While long-haul truck drivers spend a lot of time in the cabs of their trucks, there are still plenty of opportunities for exposure to SARS-Cov-2, the virus that causes COVID-19. Keep in mind the following potential sources of exposure while driving.
Truck drivers spend most of their time alone in the cab of their truck. However, there are many potential sources of COVID-19 exposure for truck drivers, especially those who travel from coast to coast. These sources include:
There are ways to protect yourself as a trucker on the road here in the United States amidst the current COVID-19 pandemic.
Make sure that both your employer and family are aware of a plan for the following situations in case of contact with a positive case of COVID-19 or the development of symptoms:
Additionally, you should ensure that your employer knows if you have a sick family member or housemate at home with COVID-19. Follow all CDC-recommended guidelines to limit your potential exposure to COVID-19, including:
In addition to all of the above measures, it’s smart to ensure that your cab is routinely disinfected. Use products approved by the EPA for use against SARS-CoV-2, the virus that causes COVID-19. Make sure the following areas are regularly cleaned:
If a mechanic, another driver, or an inspector needs access to the interior of your truck for any reason, ask that they clean and disinfect the truck before returning it.
Wash your hands regularly, including:
Do not share your personal protective equipment (PPE) with others. Don’t share other items either, including vests, hard hats, tools, phones, radios, and other personal items.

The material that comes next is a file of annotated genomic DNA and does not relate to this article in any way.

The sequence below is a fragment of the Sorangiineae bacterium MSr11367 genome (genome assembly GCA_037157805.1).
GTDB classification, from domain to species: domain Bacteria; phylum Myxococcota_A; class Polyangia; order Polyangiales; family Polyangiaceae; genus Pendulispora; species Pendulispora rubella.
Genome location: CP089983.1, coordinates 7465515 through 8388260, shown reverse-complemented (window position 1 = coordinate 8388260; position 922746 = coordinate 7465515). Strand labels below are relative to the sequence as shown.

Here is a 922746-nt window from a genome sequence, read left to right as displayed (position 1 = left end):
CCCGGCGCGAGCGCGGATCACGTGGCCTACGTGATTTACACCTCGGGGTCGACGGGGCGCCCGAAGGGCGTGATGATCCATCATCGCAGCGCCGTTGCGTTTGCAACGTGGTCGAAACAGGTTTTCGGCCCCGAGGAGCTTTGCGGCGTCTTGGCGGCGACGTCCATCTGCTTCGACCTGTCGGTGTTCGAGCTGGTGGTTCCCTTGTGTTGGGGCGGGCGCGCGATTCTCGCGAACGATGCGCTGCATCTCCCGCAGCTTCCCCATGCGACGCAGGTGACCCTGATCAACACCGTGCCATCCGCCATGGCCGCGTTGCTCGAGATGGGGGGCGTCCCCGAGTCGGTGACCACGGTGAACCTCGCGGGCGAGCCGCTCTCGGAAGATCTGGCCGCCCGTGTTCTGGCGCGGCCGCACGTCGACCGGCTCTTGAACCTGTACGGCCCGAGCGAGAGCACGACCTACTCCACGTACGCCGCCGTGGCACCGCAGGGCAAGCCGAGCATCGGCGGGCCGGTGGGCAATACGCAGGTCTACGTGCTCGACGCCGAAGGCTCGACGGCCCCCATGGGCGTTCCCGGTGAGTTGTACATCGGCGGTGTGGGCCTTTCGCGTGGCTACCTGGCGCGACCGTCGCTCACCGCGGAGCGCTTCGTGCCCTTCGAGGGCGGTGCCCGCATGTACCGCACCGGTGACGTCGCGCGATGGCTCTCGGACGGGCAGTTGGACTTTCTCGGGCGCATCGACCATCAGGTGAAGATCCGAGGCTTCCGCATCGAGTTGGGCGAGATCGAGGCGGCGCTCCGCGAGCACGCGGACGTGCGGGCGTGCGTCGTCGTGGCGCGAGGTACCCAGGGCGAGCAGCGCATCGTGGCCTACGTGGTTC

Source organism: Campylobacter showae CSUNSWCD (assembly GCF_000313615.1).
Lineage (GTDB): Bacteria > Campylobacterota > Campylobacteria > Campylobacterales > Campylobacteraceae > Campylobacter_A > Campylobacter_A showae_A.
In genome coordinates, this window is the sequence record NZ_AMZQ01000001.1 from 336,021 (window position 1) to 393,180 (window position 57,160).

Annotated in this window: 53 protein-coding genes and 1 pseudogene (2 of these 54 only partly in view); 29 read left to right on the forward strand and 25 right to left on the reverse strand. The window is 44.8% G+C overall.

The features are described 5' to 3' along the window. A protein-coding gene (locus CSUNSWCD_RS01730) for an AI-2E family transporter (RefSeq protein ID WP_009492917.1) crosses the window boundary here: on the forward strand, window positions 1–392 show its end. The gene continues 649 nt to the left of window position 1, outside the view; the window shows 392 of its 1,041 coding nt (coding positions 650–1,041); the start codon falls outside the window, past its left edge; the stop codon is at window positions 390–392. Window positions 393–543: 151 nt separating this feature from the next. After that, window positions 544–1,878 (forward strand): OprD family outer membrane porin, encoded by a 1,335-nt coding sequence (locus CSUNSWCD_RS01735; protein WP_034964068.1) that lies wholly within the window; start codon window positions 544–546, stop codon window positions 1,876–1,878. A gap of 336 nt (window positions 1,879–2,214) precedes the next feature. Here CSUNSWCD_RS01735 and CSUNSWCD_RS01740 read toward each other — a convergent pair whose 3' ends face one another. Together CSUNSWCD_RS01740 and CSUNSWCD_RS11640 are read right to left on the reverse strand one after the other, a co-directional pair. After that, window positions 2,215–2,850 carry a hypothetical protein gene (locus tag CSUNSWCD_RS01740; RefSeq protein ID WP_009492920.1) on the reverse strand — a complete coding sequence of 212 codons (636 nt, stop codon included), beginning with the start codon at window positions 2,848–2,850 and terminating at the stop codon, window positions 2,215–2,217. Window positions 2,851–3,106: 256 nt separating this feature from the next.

Make sure to plan ahead and ensure that you only use pre-qualified truck stops or hotels approved by your employer. This way, you can be sure to only stop at locations that have appropriate COVID-19 protections.
Ensure that you get an adequate amount of sleep before driving. Always stop and take a nap or drink a cup of coffee if you feel tired while driving.
When a ride-along or team-driving effort is required, ensure that you both wear cloth face coverings inside of the truck and don’t share bedding in the sleeping berth.
Communication is key. If any direction from a shipper or your employer is unclear, ask questions, and plan ahead.
Many truck drivers are feeling both the emotional and financial effects of the current COVID-19 crisis and civil unrest in the United States. Many truckers have expressed concern at delivering loads to urban centers affected by both COVID-19 and the current ongoing demonstrations against police brutality. However, while the FMCSA (Federal Motor Carrier Safety Administration) has issued emergency declarations in response to COVID-19, they have not released any other statements or guidelines regarding the civil unrest. The best advice for long-haul truck drivers who may be concerned about ongoing demonstrations is to communicate those concerns to an employer and come up with a plan in case delivery is impeded by demonstrators.
The FMCSA emergency declaration affects truck drivers delivering emergency supplies such as medical supplies, food, and personal protective equipment. The declaration allows qualifying deliveries and drivers to forego some regulations, such as hours-of-service regulations. Ask your employer if you’re unsure if you qualify as exempt from these regulations.
Truck drivers are critical to the ongoing efforts against COVID-19. While millions of people are out of work, it’s a good time for many to pursue other career options. Help your neighbors and community by being part of the trucking industry. Learn more about what it takes to get your CDL in Washington State by calling us at Western Pacific Truck School today!